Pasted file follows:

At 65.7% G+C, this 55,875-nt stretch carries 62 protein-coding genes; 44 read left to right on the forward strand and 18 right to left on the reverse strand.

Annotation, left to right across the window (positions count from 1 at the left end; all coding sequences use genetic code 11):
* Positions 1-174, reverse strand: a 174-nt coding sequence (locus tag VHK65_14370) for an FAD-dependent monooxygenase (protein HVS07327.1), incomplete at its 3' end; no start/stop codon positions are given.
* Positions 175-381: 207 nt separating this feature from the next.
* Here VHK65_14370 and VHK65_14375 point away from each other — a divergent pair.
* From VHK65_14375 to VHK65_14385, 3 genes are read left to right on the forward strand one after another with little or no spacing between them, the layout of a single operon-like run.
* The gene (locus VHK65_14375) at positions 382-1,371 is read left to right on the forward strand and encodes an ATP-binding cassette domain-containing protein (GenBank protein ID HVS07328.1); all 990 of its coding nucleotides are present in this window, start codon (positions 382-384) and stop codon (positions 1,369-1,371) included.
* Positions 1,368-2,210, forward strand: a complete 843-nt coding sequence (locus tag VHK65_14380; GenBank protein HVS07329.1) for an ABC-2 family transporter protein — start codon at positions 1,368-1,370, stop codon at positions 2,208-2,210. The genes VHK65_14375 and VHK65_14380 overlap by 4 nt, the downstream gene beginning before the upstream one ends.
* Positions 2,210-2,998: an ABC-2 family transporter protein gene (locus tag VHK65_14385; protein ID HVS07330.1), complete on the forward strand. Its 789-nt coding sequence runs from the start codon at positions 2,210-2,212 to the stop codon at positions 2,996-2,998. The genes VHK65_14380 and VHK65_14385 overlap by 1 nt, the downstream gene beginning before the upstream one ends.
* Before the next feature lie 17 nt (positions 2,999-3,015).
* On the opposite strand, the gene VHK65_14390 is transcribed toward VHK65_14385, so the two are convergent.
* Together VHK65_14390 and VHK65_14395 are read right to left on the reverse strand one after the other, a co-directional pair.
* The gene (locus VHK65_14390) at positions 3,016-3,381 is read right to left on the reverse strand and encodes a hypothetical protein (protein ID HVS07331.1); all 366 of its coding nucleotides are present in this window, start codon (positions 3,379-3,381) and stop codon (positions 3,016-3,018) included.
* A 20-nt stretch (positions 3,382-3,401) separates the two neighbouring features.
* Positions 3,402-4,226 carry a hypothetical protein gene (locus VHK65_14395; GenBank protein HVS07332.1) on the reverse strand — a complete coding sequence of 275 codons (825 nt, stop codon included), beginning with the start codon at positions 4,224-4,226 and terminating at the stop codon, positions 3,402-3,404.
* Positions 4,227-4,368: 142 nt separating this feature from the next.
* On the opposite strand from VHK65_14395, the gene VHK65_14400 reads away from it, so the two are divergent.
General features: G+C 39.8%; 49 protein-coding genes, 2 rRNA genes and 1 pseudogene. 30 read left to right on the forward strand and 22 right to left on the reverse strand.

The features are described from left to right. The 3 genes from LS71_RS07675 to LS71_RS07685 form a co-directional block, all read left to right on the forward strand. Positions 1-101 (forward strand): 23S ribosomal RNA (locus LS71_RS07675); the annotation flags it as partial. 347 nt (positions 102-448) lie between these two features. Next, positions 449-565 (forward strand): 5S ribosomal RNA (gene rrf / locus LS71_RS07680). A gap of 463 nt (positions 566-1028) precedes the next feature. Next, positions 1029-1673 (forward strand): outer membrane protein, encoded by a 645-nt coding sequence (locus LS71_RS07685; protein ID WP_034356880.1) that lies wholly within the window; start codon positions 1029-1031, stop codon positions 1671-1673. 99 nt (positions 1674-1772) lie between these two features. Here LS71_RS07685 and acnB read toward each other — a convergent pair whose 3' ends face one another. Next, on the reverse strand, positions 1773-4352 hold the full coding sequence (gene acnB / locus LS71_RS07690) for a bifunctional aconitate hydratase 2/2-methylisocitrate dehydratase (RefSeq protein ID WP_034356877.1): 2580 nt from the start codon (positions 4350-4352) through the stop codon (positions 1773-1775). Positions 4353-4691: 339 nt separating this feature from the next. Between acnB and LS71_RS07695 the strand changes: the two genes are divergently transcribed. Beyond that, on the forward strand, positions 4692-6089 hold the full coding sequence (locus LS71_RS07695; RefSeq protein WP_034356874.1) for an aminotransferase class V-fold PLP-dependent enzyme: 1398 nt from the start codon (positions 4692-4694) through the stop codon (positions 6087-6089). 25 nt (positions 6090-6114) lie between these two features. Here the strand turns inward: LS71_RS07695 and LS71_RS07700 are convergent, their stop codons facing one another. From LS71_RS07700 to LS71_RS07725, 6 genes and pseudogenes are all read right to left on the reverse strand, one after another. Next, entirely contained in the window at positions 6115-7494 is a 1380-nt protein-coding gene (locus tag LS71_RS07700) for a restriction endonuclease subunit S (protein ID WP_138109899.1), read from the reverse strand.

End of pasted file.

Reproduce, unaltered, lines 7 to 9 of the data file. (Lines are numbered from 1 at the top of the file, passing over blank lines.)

* The gene (locus VHK65_14375) at positions 382-1,371 is read left to right on the forward strand and encodes an ATP-binding cassette domain-containing protein (GenBank protein ID HVS07328.1); all 990 of its coding nucleotides are present in this window, start codon (positions 382-384) and stop codon (positions 1,369-1,371) included.
* Positions 1,368-2,210, forward strand: a complete 843-nt coding sequence (locus tag VHK65_14380; GenBank protein HVS07329.1) for an ABC-2 family transporter protein — start codon at positions 1,368-1,370, stop codon at positions 2,208-2,210. The genes VHK65_14375 and VHK65_14380 overlap by 4 nt, the downstream gene beginning before the upstream one ends.
* Positions 2,210-2,998: an ABC-2 family transporter protein gene (locus tag VHK65_14385; protein ID HVS07330.1), complete on the forward strand. Its 789-nt coding sequence runs from the start codon at positions 2,210-2,212 to the stop codon at positions 2,996-2,998. The genes VHK65_14380 and VHK65_14385 overlap by 1 nt, the downstream gene beginning before the upstream one ends.